By Judy Hsu, Chief Executive Officer, Standard Chartered, Singapore And ASEAN Markets (Malaysia, Vietnam, Thailand & REP Offices)
After all, the escalating trade dispute could disrupt trade flows and reconfigure supply chains. For example, unlike the blanket tariffs on aluminium and steel, the more targeted tariffs on China means that businesses may need to shift their manufacturing capabilities to other countries, to de-risk their reliance on the US-China trade routes.
Despite risks posed by the US-China trade war, Standard Chartered remains optimistic about the long-term prospects and inclusive growth in ASEAN. Compared to during the 1997-1998 Asian financial crisis, ASEAN is at a much better place now. These countries have larger reserves and more local-currency-denominated external debt, and the region’s capital markets are deeper. Over the last 10 years, intra-ASEAN trade has grown 46%, with the region’s trade with the world up 60%.
Indeed, it is times like this that business leaders need to rethink their strategy and seize opportunities arising from the current global economic development.
“The ongoing trade tension will likely fuel more interest in ASEAN,” said Judy Hsu, Standard Chartered’s regional CEO for ASEAN and South Asia. “Just as many corporates recognise that the protectionist sentiment among global powers is not a passing trend but a new norm, they need to build alternative capabilities to better hedge against any future trade wars, if and when they happen.”
A strategy that involves diversification and regionalisation could serve businesses well. Small- and medium-sized enterprises (SMEs) can explore expanding in the region and multinational corporations (MNCs) can look to scale up their ASEAN presence. In executing these plans, a wellconnected and established banking partner will help.
In 2017, Standard Chartered helped 120 Singapore companies venture for the first time into a new market, including Indonesia, Malaysia, and Vietnam. Among its clients, some Chinese manufacturers have also begun exploring the scaling up of their production capabilities in the region. With the bank’s global footprint in the world’s fastest-growing regions of Asia, Africa, and the Middle East, and its more than 150 years of experience in many of these markets, Standard Chartered continues to support its clients’ internationalisation aspiration. It is also the only global bank with a full presence in all 10 ASEAN markets.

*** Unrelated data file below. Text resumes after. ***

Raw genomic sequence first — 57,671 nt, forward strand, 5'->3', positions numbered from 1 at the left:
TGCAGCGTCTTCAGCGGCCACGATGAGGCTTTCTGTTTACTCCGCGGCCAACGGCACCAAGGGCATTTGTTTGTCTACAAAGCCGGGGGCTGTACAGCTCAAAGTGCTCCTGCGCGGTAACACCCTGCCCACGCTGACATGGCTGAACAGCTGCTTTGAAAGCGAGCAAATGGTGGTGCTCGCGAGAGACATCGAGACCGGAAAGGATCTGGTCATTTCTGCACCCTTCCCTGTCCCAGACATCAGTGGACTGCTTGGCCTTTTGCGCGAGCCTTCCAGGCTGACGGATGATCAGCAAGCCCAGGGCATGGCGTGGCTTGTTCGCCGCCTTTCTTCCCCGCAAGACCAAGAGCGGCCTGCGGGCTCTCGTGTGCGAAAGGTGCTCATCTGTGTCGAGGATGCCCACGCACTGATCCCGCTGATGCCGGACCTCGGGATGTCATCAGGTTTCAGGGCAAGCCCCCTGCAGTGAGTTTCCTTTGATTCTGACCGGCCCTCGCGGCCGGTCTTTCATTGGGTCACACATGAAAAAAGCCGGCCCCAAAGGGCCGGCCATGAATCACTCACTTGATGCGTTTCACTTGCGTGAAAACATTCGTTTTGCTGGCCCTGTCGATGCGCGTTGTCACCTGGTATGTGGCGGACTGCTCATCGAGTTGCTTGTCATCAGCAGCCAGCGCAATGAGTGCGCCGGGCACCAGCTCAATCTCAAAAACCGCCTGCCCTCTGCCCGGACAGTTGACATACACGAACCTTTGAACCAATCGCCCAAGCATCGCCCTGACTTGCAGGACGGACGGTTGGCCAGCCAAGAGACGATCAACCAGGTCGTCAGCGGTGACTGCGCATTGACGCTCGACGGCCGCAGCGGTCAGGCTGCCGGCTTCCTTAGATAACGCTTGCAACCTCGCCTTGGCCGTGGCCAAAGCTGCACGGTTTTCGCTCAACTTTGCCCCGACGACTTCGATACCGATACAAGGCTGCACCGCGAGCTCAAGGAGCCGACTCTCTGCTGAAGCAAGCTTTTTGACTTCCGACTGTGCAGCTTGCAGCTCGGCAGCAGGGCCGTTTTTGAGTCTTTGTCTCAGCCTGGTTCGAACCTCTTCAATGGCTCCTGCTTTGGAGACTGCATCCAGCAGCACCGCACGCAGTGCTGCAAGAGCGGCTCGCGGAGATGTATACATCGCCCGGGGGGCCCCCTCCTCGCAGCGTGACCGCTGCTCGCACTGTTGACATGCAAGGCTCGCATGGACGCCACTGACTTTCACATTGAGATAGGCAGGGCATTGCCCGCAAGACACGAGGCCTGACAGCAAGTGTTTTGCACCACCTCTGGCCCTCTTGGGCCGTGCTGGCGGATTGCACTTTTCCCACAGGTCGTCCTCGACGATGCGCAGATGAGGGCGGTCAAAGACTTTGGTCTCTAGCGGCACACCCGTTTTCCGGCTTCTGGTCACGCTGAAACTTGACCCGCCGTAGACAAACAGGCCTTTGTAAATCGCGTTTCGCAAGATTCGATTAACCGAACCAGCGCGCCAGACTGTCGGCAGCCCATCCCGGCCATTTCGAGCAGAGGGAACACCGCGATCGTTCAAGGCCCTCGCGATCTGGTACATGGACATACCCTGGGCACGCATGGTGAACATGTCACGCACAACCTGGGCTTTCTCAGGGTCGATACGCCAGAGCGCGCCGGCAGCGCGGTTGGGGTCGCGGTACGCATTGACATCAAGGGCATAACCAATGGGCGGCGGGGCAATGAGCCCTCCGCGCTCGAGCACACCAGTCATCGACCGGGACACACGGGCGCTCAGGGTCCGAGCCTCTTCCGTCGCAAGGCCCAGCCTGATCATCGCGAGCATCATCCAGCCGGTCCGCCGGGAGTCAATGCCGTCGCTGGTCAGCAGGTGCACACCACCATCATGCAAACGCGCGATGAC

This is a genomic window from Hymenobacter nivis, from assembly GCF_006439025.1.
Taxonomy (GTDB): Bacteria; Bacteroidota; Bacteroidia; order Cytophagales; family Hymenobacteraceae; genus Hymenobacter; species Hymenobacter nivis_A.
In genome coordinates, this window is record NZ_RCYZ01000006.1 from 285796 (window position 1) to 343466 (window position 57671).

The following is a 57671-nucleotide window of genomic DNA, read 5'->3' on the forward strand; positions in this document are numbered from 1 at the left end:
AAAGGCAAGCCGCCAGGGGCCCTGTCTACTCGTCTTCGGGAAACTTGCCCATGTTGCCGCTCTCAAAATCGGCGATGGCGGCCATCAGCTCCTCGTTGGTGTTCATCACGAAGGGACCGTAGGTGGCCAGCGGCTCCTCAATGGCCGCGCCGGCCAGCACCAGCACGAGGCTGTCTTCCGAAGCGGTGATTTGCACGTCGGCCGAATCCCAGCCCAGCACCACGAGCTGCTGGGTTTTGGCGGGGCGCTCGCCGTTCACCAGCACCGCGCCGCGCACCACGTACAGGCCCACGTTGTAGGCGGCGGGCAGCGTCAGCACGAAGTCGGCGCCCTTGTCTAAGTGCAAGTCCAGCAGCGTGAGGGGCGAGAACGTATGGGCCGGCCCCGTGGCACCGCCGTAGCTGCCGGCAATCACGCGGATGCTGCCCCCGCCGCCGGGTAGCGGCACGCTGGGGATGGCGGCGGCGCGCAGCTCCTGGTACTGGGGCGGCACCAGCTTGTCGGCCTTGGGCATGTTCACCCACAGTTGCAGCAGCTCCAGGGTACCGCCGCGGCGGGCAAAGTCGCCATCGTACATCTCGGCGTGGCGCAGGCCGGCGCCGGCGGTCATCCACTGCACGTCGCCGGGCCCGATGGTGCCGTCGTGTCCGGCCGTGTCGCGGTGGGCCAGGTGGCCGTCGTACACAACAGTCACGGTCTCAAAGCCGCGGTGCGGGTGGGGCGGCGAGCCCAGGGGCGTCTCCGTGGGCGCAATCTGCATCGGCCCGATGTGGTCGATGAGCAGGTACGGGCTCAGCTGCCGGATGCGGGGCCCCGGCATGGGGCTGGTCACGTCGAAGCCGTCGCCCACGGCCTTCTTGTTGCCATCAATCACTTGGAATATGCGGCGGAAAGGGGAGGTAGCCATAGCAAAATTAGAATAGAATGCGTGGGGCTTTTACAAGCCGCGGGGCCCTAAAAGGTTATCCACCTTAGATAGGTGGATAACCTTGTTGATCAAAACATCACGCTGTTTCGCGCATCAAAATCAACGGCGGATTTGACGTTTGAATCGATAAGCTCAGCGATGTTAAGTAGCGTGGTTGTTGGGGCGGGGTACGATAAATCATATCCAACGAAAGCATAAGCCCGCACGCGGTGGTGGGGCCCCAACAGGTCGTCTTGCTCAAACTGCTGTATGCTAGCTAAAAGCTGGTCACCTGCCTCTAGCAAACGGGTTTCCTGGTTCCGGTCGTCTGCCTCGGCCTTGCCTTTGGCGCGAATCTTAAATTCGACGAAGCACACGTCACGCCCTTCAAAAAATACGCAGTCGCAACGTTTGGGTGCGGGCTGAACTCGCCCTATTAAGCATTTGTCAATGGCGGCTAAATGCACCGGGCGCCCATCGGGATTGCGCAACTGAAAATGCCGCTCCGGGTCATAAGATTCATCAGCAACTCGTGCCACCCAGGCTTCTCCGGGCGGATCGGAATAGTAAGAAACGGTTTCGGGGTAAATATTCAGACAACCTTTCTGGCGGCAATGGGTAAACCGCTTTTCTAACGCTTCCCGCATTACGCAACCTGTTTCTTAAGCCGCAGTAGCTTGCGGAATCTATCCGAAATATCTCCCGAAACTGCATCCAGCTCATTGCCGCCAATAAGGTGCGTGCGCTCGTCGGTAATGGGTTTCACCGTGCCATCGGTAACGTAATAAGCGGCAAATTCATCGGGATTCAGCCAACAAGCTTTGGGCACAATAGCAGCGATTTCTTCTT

“We helped a client group in the infrastructure and engineering sector in Singapore to venture into Kenya and the Middle East,” Judy said. “With the infrastructure development in ASEAN and South Asia, we continue to actively engage with the client, connecting them with our branch network in other new markets that they are exploring, including Sri Lanka and Bangladesh.”
In Indonesia, the bank continues to help facilitate two-way investment flows for corporates. It supports Indonesian exporters by providing suitable products and services, directly and indirectly through its partner financial institutions. Given the bank’s strong regional and global network, it is also able to connect companies with the right local partners, and share insights on local regulatory and market landscapes.
“As the largest economy in ASEAN, Indonesia is one of the bank’s key markets in the region,” Judy said. “We focus on banking corridors where we help to facilitate business from Indonesia to overseas markets as well as foreign investors into Indonesia.” To support the Indonesian government’s infrastructure development agenda, the bank also facilitates infrastructure financing for the country’s corporates.
Standard Chartered is the only bank involved in all Indonesian state-owned enterprises (SOE) USD bond transactions so far this year. In 2017, the bank was a Joint Lead Manager for the first global IDR Bond (Komodo Bond) totalling USD300 million issued by Jasa Marga, a state-controlled toll road operator. It was also a bookrunner for these deals: USD500 million bond transaction by state-owned port management company PT Pelindo III, USD2 billion bond transaction by state electricity utility Perusahaan Listrik Negara (PLN), and USD 500 million bond transaction by Bank Rakyat Indonesia.
Infrastructure development is a key area that will also improve cross-border connectivity. The Belt & Road Initiative plays a crucial role in bridging ASEAN and China, two of the world’s most dynamic economies. It will also help the growing ASEAN region improve its connectivity among the 10-member states by continuously developing their economic zones in Asia and beyond.
Standard Chartered has a presence in 70% of the Belt & Road countries. Last year, the bank did more than 50 deals valued at USD10 billion. Among them, more than 20 were related to projects in the ASEAN and South Asia region.
“The Bank has strong and strategic partnerships with key players like the Silk Road Fund, Asian Infrastructure Investment Bank, as well as Chinese policy banks and commercial banks,” Judy said. “We also have strong RMB capabilities to provide clients with access to the RMB market and other currencies worldwide, and offer guidance on ways to leverage liquidity.”
The Belt & Road Initiative is a potential game changer, and ASEAN is set to benefit not just from infrastructure investments and trade flows, but further development in capital markets.
This article was first published by The Jakarta Post.